Book Review: ‘This is Home – Essential Australian Poems for Children’
March 4th, 2020 | Poems for children
Last year the National Library of Australia published a handsome anthology of Australian poems for children, entitled ‘This is Home – Essential Australian Poems for Children’ (selected by Jackie French, illustrated by Tania McCartney). I was thrilled to have two poems included in the book (‘The Sash’ and ‘Dad Meets the Martians’), and to have the opportunity to recite ‘Dad Meets the Martians’ to an audience of children at the launch of the book in the foyer of the National Library. While the book is visually striking, I began to have significant reservations about it fairly soon. Nearly one year on from its publication, I feel it is reasonable to share these.
1. Far too many of the poems appear in an abridged form. These are as follows:
Botany Bay (Anonymous)
The Wild Colonial Bay (Anonymous)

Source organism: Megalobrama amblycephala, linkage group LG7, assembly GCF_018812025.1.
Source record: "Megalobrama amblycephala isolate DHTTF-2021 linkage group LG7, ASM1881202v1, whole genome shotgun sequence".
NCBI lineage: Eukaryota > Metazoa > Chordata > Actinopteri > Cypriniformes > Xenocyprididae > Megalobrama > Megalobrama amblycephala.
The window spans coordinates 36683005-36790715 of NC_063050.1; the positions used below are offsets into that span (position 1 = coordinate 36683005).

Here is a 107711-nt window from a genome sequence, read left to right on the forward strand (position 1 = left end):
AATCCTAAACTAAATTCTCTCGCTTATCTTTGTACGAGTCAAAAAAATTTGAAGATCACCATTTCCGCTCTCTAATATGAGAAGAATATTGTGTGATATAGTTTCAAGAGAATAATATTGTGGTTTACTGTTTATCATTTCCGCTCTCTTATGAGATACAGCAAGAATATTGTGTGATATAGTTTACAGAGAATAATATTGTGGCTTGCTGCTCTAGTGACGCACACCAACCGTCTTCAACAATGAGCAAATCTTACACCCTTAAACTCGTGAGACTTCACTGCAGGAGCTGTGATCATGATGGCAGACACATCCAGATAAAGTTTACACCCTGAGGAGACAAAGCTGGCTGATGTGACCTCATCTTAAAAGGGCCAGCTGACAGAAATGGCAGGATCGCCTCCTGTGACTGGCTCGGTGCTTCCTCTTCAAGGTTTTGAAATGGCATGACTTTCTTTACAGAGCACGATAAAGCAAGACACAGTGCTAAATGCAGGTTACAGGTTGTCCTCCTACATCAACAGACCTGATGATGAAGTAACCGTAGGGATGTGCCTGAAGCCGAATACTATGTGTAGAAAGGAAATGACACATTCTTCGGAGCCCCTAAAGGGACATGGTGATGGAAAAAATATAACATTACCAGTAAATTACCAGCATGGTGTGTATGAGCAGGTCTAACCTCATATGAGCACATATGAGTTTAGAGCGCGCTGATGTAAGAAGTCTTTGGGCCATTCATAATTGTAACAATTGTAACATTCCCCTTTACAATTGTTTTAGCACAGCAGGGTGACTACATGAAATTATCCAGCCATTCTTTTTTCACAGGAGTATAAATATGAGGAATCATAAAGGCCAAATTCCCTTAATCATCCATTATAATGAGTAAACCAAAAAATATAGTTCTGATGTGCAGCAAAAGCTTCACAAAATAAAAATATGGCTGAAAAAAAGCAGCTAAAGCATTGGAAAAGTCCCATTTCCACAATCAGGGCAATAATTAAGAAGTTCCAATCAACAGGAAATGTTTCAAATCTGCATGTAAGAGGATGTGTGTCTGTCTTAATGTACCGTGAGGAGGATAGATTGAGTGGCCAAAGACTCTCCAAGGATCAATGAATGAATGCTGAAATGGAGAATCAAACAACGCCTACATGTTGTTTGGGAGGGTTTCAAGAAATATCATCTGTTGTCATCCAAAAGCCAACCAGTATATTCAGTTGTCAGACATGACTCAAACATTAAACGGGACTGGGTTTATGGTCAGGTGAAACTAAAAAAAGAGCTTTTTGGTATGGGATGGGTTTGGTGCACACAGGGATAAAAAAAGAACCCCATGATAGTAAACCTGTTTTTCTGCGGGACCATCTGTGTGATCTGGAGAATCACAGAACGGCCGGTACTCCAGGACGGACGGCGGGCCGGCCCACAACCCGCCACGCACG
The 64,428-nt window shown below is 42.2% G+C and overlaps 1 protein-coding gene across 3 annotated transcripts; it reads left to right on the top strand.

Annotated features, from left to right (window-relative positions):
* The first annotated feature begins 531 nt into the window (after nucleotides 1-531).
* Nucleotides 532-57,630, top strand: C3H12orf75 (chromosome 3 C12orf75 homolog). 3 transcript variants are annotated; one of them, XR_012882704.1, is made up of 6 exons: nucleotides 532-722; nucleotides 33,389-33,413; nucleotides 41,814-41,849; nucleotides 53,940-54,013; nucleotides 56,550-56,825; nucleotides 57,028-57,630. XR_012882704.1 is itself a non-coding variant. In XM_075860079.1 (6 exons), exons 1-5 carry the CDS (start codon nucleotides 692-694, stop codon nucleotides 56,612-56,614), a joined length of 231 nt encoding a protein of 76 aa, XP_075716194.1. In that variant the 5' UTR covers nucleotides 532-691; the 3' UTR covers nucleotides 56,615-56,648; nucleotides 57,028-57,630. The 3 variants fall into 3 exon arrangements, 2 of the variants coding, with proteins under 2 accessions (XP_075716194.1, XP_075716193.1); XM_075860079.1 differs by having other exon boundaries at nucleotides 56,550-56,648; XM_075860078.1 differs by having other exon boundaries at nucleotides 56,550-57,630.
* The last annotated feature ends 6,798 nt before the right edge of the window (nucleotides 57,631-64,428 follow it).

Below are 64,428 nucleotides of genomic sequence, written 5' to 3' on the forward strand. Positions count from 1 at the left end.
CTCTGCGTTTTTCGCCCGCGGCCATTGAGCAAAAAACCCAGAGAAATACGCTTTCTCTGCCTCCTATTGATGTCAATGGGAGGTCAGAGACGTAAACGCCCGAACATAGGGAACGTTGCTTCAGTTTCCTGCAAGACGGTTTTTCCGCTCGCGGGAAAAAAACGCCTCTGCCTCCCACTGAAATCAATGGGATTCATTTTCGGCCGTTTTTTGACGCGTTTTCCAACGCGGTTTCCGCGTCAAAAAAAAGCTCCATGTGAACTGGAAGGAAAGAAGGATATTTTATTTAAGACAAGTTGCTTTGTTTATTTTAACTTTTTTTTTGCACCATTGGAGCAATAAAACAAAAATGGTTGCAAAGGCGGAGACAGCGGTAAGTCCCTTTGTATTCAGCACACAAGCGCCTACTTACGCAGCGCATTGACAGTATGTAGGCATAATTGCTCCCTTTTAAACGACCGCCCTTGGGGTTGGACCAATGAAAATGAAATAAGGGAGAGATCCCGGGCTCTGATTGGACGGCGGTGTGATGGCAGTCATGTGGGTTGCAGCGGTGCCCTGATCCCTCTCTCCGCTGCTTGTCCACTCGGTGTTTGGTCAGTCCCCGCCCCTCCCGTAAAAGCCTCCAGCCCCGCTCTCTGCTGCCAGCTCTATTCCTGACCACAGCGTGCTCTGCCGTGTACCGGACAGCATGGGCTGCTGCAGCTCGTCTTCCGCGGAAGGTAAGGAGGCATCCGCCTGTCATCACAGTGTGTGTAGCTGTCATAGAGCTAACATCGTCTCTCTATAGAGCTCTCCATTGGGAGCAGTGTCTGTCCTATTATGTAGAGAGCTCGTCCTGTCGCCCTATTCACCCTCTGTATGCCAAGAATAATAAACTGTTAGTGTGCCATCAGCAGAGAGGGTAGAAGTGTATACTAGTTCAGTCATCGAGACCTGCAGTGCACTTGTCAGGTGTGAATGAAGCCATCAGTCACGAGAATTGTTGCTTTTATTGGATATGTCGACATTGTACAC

The Shearer’s Wife (Louis Esson)
The Women of the West (George Essex Evans)
A Bush Christmas (C. J. Dennis)
Nine Miles from Gundagai (John ‘Jack’ Moses)
Andy’s Gone with Cattle (Henry Lawson)
Faces in the Street (Henry Lawson)
Anzac Cove (Leon Gellert)
2. The poems appear to have been written primarily by either contemporary or ‘classic’ poets, with very little in between. By ‘classic’ I include the likes of Henry Lawson, ‘Banjo’ Paterson, C. J. Dennis, Norman Lindsay, Louis Esson, Leon Gellert, Ooodgeroo Noonuccal (Kath Walker), Judith Wright and Dorothea Mackellar. There are no poems, for example, by Max Fatchen, Bill Scott or Anne Bell. One might have thought a poem from ‘Sister Madge’s Book of Nuns’ (first published in 1986) by Doug McLeod would be an automatic entry. One might also have thought that the NSW School Magazine, surely by far the most prolific publisher of Australian poems for children over the last hundred years, would have provided a valuable resource for poem selection, but there is no evidence that this was the case.